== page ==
OCR Interpretation


The day book. (Chicago, Ill.) 1911-1917, July 21, 1914, NOON EDITION, Image 10

Image and text provided by University of Illinois at Urbana-Champaign Library, Urbana, IL

Persistent link: http://chroniclingamerica.loc.gov/lccn/sn83045487/1914-07-21/ed-1/seq-10/

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MEXICO IS LEARNING "KLONDIKE SALOON'.
SERVES "COLDEST BEER IN TOWN"
BY FRED L. BOALT
Vera Cruz, Mex. Just around the
comer from the Church of the Black
Christ is the Kfondike saloon.
I came upon it suddenly and, of
course, unexpectedly and was filled
with wonder when I saw the sign
over the arched doorway "Klondike
Saloon" and beneath it, "The cold
est beer in town."
I was filled with wonder, I say, for
the sign made me think, not of palms,
but of pines. It made me think, not
of cacti-covered wastes of sand, but
of immense valleys and great moun
tains tusking the sky; not of dreadful
heat and torrential rains, but of bon
ny summers balsamic and tonic as
good as wine, and winters white and
cruel.
What was a "Klondike" saloon do
ing in this tropic land of a mongrel
people? What "sourdough" had
"mushed" so far from Alaska in his
quest for gold?-
I went in. There was a small bar
with a name in tarnished gilt over the
garrish mirror P. Zaronio. Clearly
F. Zaronio was the proprietor.
At one of the tables sat two top
sergeants of the United States army,
drinking beer. They were grizzled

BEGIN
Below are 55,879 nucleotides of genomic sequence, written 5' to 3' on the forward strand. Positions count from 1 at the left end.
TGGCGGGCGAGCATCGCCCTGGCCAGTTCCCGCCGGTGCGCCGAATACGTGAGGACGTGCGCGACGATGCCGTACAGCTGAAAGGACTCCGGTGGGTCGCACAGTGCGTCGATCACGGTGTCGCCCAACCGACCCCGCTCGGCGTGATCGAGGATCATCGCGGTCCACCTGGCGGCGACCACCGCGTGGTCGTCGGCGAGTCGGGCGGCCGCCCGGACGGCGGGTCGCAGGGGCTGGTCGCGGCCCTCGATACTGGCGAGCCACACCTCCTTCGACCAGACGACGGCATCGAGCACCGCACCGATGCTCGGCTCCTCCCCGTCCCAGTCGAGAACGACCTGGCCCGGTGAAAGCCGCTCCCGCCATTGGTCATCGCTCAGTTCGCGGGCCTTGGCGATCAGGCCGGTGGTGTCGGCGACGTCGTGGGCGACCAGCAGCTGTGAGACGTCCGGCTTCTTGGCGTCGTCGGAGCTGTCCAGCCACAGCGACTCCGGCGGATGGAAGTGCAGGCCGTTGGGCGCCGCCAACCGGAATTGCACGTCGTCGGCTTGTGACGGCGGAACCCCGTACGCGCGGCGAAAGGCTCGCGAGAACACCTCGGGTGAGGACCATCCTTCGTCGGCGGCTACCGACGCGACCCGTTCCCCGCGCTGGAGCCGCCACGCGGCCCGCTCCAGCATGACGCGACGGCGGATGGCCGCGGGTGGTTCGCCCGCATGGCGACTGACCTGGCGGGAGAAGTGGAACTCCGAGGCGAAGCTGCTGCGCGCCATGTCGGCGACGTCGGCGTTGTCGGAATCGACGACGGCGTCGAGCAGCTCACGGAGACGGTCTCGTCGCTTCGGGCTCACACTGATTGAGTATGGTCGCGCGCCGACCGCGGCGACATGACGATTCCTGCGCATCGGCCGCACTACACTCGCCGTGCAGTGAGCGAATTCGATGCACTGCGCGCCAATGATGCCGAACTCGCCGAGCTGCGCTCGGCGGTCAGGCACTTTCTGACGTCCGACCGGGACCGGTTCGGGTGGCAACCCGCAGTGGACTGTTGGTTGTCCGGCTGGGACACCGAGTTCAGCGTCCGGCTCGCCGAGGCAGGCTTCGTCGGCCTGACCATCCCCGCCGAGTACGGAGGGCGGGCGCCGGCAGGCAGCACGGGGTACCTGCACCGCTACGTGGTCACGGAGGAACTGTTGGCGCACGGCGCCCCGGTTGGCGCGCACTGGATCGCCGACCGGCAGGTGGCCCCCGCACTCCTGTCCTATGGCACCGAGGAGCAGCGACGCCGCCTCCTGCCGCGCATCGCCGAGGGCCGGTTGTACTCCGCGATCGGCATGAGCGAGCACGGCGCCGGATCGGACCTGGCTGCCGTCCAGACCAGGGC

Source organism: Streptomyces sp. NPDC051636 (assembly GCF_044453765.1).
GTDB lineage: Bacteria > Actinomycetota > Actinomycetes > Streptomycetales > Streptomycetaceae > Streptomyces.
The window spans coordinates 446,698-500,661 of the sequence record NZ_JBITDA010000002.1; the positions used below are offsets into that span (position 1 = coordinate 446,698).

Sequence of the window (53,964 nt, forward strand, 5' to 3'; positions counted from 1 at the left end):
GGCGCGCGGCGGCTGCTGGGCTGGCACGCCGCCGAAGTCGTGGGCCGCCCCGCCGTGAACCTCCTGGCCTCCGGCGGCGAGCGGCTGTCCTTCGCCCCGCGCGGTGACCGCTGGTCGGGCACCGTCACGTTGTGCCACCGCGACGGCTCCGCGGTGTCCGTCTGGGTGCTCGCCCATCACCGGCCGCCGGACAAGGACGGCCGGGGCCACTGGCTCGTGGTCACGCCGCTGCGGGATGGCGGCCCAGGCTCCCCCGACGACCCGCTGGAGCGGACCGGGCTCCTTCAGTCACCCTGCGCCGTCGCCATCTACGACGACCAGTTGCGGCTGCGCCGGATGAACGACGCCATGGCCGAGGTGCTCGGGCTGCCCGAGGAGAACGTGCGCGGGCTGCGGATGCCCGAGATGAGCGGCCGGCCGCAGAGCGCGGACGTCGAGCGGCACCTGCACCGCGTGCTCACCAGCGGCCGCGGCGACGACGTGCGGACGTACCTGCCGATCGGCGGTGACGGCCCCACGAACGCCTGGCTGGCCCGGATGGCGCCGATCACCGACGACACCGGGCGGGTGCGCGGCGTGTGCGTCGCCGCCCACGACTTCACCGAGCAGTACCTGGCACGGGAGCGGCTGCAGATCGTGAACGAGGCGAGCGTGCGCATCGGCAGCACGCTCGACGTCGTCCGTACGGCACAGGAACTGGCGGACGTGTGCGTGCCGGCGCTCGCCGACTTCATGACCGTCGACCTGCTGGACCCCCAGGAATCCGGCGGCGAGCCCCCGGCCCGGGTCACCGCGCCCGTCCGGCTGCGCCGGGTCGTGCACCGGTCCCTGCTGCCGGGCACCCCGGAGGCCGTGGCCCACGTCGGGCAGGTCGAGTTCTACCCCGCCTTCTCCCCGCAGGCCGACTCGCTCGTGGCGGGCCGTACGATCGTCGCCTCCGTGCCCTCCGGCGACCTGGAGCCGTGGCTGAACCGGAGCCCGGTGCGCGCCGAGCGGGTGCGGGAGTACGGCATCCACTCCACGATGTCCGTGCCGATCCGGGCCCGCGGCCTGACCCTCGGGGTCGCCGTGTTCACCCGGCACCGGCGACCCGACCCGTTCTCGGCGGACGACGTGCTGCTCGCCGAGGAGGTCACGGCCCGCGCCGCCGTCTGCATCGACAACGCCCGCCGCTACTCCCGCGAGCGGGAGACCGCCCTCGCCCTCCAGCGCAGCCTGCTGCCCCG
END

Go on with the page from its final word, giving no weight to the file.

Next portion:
veterans, and they were quarreling.
One contended stoutly that Woodrow
Wilson was a bone-head, while the
other insisted, quite vigorously, that
this same Woodrow Wilson was a
blear-headed and far-seeing Ameri
can statesman and patriot.
I introduced myself and called foi
three bottles of "the coldest beer in
town." Then I explained my inter'
est in the "Klondike Saloon."
They laughed. They, too, had seen
the sign. They were old "sour
doughs" knew Alaska, indeed, from
Seward to Nome. They were in the
"big rush."
They made themselves known to
me Sergeant William H. Goede and
Sergeant John F. Murphy, both of the
Fourth Infantry.
"We've been pals for 20 years,"
said Sergeant Goede, jerking a thumb
toward Sergeant Murphy, "and we
always quarrel. It's because he was
born in Ireland and I in Germany, I
suppose."
"I wouldn't argue with him," Ser
geant Murphy explained, growling,
"only he's so pig-headed and unrea
sonable." Then they went at it again, and the
argument lasted until the arrival of
the proprietor of the Klondike saloon.
Certainly he didn't look like a
"sourdough" this tall, thin, grey,
shriveled Spaniard.
We asked him if he was a "sour
dough," if he had ever been in the
Klondike, and if so, when? He didn't
know what we were talking about.
The top sergeants knew only Filipino
Spanish, and not much of that. We
estulated, made signs, and finally
appealed to passersby. One -was
found who could interpret.
The light of understanding dawned
n the eyes of F. Zaronio.
"He says," repeated the interpre
ter, "that he has never been in the
Klondike. He says he read in a book
about Alaska and the Klondike. The
book said it was very cold there. . . .
And he says he thought 'Klondike'
would be a good name for his can
tina." "Fer th' love of heaven " from
J Sergeant Murphy.
"He says," continued the interpre
ter, "he thought it would bP a good
name because it is so cold there, like
ice ... . And his beer is also very
cold, seniors."
0 o
Wash cane chair seats with hot
water and ammonia 1 quart of wa
er and y2 cup of ammonia. If they
are stretched saturate well on under
side and turn chair upside down in
not sun.
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